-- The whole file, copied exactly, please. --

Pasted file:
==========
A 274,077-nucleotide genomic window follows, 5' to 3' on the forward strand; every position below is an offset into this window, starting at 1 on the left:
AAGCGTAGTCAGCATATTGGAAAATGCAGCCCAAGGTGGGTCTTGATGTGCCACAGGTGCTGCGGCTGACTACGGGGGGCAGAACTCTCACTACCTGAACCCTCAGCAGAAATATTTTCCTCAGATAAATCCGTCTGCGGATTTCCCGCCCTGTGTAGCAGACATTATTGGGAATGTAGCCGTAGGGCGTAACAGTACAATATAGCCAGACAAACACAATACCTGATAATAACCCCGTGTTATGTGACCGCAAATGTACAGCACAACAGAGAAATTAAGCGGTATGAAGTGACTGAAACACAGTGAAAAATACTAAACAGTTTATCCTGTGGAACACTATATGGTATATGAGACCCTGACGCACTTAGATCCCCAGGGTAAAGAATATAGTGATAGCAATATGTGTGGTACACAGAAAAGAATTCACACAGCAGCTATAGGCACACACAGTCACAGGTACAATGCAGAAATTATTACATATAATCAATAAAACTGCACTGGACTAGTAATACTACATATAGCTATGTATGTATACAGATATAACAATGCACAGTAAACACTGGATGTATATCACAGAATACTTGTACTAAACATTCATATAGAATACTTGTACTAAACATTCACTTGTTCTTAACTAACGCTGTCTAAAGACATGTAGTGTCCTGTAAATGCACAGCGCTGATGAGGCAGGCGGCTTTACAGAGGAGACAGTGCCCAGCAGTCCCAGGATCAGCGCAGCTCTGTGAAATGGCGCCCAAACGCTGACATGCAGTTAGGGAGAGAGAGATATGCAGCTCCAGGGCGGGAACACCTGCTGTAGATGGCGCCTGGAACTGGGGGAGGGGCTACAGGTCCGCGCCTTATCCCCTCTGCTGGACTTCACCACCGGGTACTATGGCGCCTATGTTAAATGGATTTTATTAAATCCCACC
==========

A 274,077-nucleotide genomic window follows, 5' to 3' on the forward strand; every position below is an offset into this window, starting at 1 on the left:
AAGCGTAGTCAGCATATTGGAAAATGCAGCCCAAGGTGGGTCTTGATGTGCCACAGGTGCTGCGGCTGACTACGGGGGGCAGAACTCTCACTACCTGAACCCTCAGCAGAAATATTTTCCTCAGATAAATCCGTCTGCGGATTTCCCGCCCTGTGTAGCAGACATTATTGGGAATGTAGCCGTAGGGCGTAACAGTACAATATAGCCAGACAAACACAATACCTGATAATAACCCCGTGTTATGTGACCGCAAATGTACAGCACAACAGAGAAATTAAGCGGTATGAAGTGACTGAAACACAGTGAAAAATACTAAACAGTTTATCCTGTGGAACACTATATGGTATATGAGACCCTGACGCACTTAGATCCCCAGGGTAAAGAATATAGTGATAGCAATATGTGTGGTACACAGAAAAGAATTCACACAGCAGCTATAGGCACACACAGTCACAGGTACAATGCAGAAATTATTACATATAATCAATAAAACTGCACTGGACTAGTAATACTACATATAGCTATGTATGTATACAGATATAACAATGCACAGTAAACACTGGATGTATATCACAGAATACTTGTACTAAACATTCATATAGAATACTTGTACTAAACATTCACTTGTTCTTAACTAACGCTGTCTAAAGACATGTAGTGTCCTGTAAATGCACAGCGCTGATGAGGCAGGCGGCTTTACAGAGGAGACAGTGCCCAGCAGTCCCAGGATCAGCGCAGCTCTGTGAAATGGCGCCCAAACGCTGACATGCAGTTAGGGAGAGAGAGATATGCAGCTCCAGGGCGGGAACACCTGCTGTAGATGGCGCCTGGAACTGGGGGAGGGGCTACAGGTCCGCGCCTTATCCCCTCTGCTGGACTTCACCACCGGGTACTATGGCGCCTATGTTAAATGGATTTTATTAAATCCCACC